President Raul Castro has decided to abolish the Sugar Ministry - an emblematic institution of older brother Fidel's 1959 revolution - in favor of a body run more along business lines, Cuban Communist Party daily Granma said Thursday.

The sector that was once the motor of Cuba's economy will now be directed by the Sugar Agro-Industry Management Group.

The abolition of the ministry is part of a plan to make the sugar industry more nimble and "capable of generating with its exports freely convertible currency to finance its own costs," Raul Castro told Cabinet ministers at a meeting last weekend, according to Granma.

Fifty-six of Cuba's 61 remaining sugar mills are to remain in operation as assets of 13 provincial enterprises, the newspaper said.

"There is no country without sugar" was a byword in the decades following the 1959 Cuban Revolution, but last year's harvest, 1.1 million tons, was the worst in 105 years.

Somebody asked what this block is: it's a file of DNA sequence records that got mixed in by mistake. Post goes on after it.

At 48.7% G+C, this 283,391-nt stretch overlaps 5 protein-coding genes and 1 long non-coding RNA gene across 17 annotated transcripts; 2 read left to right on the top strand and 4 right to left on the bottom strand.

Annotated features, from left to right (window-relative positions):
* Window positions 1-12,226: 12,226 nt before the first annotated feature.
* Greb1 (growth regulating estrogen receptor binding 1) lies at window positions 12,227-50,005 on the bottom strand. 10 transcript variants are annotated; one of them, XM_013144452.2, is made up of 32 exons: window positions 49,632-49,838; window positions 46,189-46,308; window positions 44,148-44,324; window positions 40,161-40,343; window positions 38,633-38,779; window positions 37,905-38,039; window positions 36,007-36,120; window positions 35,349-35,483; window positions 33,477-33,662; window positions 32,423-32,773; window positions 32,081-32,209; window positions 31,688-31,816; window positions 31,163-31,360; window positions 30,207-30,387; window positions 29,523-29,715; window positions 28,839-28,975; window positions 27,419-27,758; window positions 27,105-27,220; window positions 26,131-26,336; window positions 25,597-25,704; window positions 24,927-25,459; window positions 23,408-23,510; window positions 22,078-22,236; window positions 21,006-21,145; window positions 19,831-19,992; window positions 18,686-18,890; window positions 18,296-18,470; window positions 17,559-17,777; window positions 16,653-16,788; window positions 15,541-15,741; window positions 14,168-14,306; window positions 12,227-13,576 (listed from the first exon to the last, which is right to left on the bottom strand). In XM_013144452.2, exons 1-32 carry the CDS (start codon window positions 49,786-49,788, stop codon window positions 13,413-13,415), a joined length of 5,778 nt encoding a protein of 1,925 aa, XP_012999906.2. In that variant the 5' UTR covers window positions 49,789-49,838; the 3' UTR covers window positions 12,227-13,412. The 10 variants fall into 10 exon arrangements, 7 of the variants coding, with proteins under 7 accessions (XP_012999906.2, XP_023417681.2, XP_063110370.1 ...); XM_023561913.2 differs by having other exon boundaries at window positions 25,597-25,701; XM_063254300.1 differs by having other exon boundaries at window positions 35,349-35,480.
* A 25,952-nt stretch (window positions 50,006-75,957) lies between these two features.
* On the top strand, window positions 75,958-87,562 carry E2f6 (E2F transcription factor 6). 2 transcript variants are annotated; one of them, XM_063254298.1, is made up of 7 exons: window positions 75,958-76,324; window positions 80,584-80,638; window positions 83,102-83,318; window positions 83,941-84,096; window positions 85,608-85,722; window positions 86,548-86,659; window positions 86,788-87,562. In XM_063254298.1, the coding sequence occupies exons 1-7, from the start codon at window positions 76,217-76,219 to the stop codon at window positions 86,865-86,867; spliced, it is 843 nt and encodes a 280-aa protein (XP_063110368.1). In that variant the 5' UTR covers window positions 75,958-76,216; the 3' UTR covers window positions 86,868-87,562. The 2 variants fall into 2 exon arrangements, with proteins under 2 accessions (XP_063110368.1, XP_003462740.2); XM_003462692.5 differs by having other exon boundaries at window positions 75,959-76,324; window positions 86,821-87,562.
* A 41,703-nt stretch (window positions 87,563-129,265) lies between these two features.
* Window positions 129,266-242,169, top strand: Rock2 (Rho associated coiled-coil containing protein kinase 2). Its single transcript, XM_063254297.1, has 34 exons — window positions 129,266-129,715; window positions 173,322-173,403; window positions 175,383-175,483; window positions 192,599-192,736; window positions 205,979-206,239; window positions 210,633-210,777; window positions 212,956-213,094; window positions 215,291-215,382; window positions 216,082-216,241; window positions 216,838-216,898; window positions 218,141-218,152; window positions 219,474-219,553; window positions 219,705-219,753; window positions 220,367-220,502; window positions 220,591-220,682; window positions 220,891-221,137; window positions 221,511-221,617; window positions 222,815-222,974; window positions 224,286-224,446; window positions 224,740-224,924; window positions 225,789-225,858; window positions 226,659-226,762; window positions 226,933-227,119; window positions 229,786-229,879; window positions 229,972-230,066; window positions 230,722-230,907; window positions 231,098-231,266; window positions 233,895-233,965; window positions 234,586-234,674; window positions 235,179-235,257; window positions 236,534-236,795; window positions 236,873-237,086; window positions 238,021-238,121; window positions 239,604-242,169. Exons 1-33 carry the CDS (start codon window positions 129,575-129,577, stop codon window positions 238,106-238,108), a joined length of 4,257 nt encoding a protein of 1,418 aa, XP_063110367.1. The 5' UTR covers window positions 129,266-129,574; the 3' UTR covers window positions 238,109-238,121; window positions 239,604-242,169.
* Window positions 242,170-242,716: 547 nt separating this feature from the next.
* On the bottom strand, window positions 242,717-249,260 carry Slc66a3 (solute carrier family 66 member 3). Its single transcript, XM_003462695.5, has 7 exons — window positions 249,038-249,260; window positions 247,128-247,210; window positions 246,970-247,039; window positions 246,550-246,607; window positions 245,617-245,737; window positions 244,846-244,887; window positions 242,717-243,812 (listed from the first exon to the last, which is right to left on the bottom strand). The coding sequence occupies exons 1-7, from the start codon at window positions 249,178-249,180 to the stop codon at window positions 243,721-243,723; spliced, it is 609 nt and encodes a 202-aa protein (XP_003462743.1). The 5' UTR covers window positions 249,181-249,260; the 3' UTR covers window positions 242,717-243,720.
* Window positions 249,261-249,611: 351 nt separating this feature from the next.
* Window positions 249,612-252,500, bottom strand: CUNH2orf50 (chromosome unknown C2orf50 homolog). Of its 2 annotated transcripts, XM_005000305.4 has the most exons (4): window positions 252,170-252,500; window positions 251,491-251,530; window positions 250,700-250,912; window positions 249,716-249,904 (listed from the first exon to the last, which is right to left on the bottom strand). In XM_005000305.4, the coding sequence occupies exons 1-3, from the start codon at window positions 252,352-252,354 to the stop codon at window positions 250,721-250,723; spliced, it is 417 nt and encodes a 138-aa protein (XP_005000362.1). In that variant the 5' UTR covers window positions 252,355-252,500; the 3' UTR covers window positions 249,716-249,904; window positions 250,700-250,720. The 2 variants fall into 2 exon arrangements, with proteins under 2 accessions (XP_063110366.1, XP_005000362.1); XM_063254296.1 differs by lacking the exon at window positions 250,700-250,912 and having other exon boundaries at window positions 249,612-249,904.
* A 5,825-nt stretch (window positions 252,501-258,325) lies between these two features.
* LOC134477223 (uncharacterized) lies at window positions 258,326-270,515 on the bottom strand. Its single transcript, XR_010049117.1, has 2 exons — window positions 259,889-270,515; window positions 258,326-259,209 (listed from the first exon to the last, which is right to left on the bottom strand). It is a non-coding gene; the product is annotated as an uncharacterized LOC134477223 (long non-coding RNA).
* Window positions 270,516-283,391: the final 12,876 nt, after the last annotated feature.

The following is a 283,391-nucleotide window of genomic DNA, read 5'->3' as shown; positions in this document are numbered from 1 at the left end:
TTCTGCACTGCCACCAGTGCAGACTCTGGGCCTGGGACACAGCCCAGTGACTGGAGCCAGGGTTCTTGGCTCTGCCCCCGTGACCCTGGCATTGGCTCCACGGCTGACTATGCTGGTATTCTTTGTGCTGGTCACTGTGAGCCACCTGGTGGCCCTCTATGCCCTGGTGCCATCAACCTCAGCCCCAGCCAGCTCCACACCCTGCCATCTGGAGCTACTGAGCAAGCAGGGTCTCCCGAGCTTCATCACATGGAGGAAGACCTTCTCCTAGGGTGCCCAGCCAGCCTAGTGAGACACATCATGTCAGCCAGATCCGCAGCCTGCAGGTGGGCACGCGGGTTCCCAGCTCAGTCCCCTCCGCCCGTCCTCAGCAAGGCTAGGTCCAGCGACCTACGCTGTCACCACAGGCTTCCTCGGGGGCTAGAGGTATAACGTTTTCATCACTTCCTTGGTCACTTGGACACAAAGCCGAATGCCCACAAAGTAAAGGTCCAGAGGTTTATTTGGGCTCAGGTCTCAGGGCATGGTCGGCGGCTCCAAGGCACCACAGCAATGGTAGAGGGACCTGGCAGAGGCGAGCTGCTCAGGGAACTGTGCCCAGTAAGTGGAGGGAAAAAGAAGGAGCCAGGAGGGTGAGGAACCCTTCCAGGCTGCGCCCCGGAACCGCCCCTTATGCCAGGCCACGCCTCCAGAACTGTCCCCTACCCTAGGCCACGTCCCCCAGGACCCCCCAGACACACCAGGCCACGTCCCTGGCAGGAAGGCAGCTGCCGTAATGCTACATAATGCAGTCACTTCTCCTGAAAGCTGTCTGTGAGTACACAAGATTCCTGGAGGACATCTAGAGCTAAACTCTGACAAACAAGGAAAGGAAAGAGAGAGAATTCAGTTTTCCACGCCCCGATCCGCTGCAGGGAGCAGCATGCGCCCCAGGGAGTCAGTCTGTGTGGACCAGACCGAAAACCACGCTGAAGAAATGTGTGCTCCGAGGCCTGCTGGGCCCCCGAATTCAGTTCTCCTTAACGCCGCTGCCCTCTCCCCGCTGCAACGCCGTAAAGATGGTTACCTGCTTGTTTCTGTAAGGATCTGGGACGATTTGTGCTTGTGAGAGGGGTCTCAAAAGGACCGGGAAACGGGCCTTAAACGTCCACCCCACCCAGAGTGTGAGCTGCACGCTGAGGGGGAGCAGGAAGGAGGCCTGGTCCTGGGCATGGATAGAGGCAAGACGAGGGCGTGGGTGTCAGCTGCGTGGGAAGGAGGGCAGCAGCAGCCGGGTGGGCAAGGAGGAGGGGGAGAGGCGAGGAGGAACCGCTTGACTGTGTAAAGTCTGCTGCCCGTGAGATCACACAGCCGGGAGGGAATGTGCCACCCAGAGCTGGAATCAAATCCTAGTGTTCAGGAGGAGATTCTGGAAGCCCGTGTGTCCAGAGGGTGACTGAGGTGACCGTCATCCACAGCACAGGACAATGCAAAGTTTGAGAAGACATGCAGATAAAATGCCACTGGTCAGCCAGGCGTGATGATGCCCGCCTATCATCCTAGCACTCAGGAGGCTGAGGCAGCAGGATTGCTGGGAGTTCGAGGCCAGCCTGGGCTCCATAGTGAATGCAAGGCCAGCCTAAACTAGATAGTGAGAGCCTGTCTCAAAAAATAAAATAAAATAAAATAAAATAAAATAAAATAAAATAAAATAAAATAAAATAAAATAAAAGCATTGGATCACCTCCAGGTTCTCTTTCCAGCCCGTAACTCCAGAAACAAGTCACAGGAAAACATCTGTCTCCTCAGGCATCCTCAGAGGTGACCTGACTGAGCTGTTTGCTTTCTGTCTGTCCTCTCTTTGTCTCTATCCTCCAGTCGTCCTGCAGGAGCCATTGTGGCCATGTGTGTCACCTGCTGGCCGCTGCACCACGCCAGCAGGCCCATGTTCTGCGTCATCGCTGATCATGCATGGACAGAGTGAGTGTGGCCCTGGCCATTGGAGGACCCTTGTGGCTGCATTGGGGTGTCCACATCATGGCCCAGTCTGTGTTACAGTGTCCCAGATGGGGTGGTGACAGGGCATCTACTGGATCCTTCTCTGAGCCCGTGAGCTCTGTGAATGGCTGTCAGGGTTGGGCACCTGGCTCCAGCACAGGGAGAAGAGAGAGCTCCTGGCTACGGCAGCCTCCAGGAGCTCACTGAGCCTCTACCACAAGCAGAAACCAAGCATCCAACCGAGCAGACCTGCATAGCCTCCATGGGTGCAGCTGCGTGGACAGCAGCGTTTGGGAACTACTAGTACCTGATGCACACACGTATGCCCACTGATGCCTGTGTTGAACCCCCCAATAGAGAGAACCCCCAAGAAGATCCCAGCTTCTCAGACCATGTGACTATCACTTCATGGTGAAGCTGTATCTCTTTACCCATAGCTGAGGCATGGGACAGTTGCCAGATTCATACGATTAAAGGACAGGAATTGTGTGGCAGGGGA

Raul Castro, who stepped in for the ailing Fidel in July 2006 and formally succeeded him in early 2008, wants to bring better management and new technology to the sugar industry and has entertained the idea of inviting foreign companies to invest in the sector.

Cuba substantially downsized the sugar industry in 2002-2004, closing 95 mills, eliminating more than 100,000 jobs and reducing the area planted with sugarcane from 2 million hectares (4.9 million acres) to around 750,000.

In his remarks at last weekend's Cabinet meeting, Raul Castro also addressed his broader project of "updating" the socialist economic model, stressing the need for care and deliberation in implementing changes, Granma said.